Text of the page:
Forum Title: Pressure regulator pressure increasing (static)
Hello, I'm new to the forum and have a question about my pressure regulator. I replaced a pressure gauge on the output side of my pressure regulator yesterday and noticed the pressure was very high - around 100 psi. My first thought was the regulator was bad, but upon checking the expansion tank, I found the diaphragm had ruptured (water came out the schrader valve). This morning, I replaced it with a a new Watts DET-5-M1-HD. I have the regulator set for 40 psi (with faucet running) and the pre-charge on the tank at 40 psi. When I run faucets etc., the pressure shows 40 psi. When I shut them off, the pressure starts to rise. After 2 minutes, the gauge shows 70psi and after 3 minutes, it's at 80psi and seems to be stabil. Coincidentally, the street pressure coming into the house (before the regulator) is around 80 psi. The regulator is a Watts 25AUB and is at least 10 years old. The name plate shows a range of 25-75 psi. Is this normal for pressure to increase even with a tank? Thanks, Kyle
Category: Plumber Post By: MELANIE ALVARADO (Bethlehem, PA), 11/12/2016

Hello, Thanks for the reply. I just ran the test again with cold water and the pressure rises after the faucet is shut off. Kyle

- BRYAN COLEMAN (Rocky Mount, NC), 09/14/2017

Did you run hot water or cold water when you did this test? If you used cold water, then it definitely was not thermal expansion, and would point at the regulator.

- CALVIN SCHULTZ (Hampton, VA), 10/07/2017

Instructions 1 Take an initial reading of your current pressure using the water pressure gauge. Attach the gauge to a faucet and notate your current psi. If your water pressure is already at the recommended maximum or minimum, you may need to replace a faulty regulator. For example, if you want to increase your water pressure and the reading is already at 60 psi, you may need to replace a faulty regulator. Contact your water supplier before replacing since the problem may be with your water source. 2 Locate your regulator valve near your main waterline or meter reader. The bell-shaped valve will have a screw and a lock nut on top of it. 3 Secure the screw with the screwdriver and then loosen the lock-nut with the Crescent wrench. Do not move the screw when loosening the lock nut, since it will immediately adjust your water pressure. For example, a slight random movement could decrease your water pressure, when your goal is to increase it. 4 Adjust the screw slightly to the right or left. If you want lower water pressure, turn the screw to the right. Conversely, to increase water pressure, adjust the screw to the left. Turn the screw in minor increments, testing the water pressure with the gauge after each adjustment until you reach your desired setting. 5 Hold the screw firmly with the screwdriver and tighten the lock nut. install gauge on hose bib do not adjust with water running, install gauge, look at psi make adjustment. bleed pressure. open faucet, close faucet look, make adjustment bleed look..make adjustment bleed. should be settled down by now.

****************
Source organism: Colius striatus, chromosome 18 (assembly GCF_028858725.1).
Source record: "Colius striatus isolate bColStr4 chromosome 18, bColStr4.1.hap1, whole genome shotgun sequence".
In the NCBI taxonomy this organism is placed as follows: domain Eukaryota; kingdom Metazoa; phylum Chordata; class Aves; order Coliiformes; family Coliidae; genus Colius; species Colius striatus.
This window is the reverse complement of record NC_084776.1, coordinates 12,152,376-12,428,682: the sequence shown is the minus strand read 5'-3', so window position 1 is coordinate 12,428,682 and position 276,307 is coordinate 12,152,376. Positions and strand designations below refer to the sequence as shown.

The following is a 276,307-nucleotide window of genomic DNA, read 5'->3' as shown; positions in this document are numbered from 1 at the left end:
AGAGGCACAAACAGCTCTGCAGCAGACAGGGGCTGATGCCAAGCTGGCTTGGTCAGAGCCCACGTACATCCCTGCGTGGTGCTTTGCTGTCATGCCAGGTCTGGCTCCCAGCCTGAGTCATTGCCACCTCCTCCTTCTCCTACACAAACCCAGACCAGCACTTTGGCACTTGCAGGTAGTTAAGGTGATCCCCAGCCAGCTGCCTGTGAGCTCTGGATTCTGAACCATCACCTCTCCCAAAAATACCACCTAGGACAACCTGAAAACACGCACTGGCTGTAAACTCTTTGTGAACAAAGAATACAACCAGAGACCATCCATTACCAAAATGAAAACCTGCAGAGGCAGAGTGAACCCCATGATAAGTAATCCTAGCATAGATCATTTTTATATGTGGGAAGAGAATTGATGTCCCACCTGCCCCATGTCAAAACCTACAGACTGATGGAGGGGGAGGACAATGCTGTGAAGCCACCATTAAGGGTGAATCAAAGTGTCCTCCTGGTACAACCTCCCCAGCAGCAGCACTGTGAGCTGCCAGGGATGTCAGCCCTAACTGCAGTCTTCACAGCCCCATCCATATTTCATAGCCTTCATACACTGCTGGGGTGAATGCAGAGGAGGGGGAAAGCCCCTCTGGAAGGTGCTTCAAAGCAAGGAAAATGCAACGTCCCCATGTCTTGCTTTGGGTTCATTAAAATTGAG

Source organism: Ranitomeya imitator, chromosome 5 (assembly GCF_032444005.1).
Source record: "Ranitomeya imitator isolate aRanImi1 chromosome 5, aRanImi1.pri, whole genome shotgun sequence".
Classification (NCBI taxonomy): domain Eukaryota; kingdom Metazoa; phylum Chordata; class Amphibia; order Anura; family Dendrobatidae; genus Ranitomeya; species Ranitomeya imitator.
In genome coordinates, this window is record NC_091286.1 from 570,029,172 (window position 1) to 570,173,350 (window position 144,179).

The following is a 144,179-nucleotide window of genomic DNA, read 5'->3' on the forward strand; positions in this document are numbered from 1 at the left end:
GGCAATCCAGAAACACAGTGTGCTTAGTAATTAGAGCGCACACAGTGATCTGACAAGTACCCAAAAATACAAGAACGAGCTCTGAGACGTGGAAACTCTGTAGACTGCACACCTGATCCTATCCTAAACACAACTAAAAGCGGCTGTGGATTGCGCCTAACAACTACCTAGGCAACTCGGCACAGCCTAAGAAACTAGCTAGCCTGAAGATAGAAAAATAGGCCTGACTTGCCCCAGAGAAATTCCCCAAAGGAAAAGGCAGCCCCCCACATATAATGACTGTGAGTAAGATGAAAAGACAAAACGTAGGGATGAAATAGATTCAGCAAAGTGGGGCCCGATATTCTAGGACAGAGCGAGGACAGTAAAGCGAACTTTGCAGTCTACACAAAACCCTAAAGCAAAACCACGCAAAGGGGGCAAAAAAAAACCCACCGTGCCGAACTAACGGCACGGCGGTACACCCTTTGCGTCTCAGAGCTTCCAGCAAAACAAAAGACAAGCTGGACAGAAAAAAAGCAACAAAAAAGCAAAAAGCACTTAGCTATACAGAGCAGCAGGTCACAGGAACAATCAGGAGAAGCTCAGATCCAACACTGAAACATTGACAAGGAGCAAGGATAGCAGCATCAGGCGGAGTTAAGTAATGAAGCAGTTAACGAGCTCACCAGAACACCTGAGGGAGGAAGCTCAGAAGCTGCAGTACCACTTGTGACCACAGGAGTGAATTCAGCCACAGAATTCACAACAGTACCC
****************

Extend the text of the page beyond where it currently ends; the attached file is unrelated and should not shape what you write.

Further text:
- KATHERINE ROGERS (Colton, CA), 10/10/2017

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